City halls sleight of hand to increase local taxes

While the French still have a few days to pay their housing tax, many taxpayers have discovered a sharp increase in this tax.

, town halls have been tempted to discreetly increase local taxes. During the 2014 electoral campaign, most of the elected officials had promised not to increase the taxation of their municipality. Officially, they have honored their commitments since the tax rates have not changed. Yet many taxpayers have noticed an increase in local taxes.

How is it possible? Some municipalities have reduced or even abolished certain advantageous tax measures and in particular the general basic abatement which concerns all taxpayers, according to The Parisian. This tax measure, which applies to the main dwelling, makes it possible to increase the base for calculating the dwelling tax. , its rate is between 1% and 15%. It is voted on by the community.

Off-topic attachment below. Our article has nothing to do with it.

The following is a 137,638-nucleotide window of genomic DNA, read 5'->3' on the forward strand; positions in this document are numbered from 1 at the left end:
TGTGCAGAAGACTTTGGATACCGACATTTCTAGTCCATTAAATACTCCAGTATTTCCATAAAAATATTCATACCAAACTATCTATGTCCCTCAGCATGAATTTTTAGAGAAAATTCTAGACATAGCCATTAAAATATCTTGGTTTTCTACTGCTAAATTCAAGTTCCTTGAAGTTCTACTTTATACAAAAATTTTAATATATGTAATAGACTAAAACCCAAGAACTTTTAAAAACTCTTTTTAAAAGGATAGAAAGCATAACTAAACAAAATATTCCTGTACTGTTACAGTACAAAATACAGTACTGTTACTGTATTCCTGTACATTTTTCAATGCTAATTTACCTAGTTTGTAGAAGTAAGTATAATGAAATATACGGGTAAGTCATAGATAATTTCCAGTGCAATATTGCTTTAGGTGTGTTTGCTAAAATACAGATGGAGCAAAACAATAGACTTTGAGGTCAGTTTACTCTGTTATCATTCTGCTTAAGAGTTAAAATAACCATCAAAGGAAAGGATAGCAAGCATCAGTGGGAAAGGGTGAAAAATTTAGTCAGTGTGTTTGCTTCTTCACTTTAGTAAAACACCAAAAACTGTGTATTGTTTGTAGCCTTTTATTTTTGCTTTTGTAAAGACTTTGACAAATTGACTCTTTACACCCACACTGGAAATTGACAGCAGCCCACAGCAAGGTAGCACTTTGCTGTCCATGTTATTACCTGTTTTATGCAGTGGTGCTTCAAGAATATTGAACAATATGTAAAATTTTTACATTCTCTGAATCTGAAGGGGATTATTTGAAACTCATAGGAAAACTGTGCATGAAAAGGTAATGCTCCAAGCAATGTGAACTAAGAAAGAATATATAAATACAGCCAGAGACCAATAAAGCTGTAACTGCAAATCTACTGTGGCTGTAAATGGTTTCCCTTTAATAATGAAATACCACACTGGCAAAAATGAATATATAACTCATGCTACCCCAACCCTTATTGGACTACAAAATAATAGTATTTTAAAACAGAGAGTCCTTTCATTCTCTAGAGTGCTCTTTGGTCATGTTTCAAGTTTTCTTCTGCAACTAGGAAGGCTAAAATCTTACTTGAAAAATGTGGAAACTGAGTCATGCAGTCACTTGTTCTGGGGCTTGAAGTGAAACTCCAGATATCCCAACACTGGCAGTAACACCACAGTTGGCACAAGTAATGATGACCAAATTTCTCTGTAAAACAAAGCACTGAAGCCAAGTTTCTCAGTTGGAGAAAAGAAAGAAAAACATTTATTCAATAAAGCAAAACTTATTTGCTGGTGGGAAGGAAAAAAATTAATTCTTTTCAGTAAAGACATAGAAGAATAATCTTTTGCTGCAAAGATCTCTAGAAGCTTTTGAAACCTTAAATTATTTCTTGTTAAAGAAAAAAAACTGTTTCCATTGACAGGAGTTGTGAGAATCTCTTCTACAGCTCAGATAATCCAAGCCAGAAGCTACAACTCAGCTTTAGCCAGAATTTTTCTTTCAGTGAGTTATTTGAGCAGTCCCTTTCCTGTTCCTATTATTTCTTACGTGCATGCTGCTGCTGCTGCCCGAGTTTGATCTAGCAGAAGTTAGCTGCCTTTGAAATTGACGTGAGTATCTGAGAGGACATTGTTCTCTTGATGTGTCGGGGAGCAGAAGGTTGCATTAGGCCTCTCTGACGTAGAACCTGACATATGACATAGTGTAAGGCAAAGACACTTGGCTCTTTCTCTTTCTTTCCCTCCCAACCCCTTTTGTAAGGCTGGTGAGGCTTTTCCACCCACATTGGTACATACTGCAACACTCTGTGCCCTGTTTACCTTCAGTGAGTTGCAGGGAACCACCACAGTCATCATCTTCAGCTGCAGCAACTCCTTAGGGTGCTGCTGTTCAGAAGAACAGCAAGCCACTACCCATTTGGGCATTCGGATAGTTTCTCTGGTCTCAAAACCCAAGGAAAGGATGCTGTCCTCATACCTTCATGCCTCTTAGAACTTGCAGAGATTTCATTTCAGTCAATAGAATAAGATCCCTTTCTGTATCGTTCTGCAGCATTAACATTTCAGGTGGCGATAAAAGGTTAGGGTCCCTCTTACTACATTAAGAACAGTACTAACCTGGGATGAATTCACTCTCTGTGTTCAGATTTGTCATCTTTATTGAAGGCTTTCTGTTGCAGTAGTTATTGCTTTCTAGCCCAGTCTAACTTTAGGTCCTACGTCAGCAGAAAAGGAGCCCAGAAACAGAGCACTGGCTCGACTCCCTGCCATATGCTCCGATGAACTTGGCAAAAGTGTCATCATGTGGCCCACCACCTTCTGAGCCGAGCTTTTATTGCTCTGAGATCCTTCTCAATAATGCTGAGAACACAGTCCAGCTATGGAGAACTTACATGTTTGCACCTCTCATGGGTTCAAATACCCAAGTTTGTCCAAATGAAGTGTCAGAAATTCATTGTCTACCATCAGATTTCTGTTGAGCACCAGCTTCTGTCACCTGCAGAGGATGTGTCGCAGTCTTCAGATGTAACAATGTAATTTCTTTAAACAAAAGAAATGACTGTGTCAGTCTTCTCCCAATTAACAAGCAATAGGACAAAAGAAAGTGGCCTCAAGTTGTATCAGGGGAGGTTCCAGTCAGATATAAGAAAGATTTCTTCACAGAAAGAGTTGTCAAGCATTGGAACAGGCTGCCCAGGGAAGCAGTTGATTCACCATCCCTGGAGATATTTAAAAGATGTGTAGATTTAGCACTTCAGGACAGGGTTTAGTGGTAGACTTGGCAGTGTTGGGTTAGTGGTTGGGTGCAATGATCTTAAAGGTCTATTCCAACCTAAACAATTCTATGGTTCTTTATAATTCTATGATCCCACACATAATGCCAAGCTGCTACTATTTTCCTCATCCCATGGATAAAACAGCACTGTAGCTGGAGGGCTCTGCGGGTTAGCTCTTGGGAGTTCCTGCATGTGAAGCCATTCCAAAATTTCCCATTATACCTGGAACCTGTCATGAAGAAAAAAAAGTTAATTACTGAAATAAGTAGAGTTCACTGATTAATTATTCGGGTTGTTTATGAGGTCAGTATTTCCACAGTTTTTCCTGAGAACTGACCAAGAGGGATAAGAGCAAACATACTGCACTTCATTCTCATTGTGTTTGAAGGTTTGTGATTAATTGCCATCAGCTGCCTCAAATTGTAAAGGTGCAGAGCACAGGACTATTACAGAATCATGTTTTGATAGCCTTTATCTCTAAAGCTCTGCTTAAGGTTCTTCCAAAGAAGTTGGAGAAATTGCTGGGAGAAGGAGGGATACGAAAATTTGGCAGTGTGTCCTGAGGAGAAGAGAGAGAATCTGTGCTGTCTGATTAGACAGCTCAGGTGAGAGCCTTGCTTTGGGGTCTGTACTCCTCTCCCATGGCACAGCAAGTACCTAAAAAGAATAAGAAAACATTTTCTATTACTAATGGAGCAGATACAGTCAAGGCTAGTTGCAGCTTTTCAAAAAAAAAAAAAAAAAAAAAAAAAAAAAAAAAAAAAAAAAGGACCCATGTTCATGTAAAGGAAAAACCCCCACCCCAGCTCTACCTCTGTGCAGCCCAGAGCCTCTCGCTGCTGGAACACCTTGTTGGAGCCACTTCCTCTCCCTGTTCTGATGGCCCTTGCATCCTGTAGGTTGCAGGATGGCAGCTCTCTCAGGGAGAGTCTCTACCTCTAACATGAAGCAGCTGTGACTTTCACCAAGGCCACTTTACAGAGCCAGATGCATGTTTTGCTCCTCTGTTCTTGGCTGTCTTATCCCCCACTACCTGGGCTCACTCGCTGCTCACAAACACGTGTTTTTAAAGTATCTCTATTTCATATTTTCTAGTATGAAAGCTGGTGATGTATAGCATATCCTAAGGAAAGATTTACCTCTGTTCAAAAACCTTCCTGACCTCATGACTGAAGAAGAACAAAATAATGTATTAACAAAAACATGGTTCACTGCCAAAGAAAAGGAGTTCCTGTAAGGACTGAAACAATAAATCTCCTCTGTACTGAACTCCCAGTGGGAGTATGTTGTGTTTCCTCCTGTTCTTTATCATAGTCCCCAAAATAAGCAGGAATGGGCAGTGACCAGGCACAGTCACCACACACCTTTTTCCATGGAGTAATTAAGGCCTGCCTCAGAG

A decision voted in by the municipal council

A reduction in this allowance therefore generates, de facto, an increase in the amount of the housing tax for all taxpayers in the municipality, without increasing the rates. Voted in municipal council, the decision is not necessarily known to citizens. The inhabitants thus discover the tax increases shortly before paying the council tax (the deadline for payment is fixed on November 15 by check or transfer and November 20 on the Internet).

Result, in several communes of France, the citizens could only note the tax increases. For example, in Clichy in the Hauts-de Seine, “the increase is 80 to 100 euros on average”, confides a tax officer at Parisian. This increase is due to the reduction in the general abatement at the base of the housing tax from 15% to 5%, underlines the daily. , the general abatement went from 15% to 13%, while in Essone. In Bressuire, in Deux-Sèvres, as well as in Margny-Lès-Compiègne in Picardy.

The new tax hike creates the exasperation of taxpayers who jostle in the tax centers to ask for explanations. .

Have you noticed an increase in your council tax? Leave your comment at the bottom of the paper or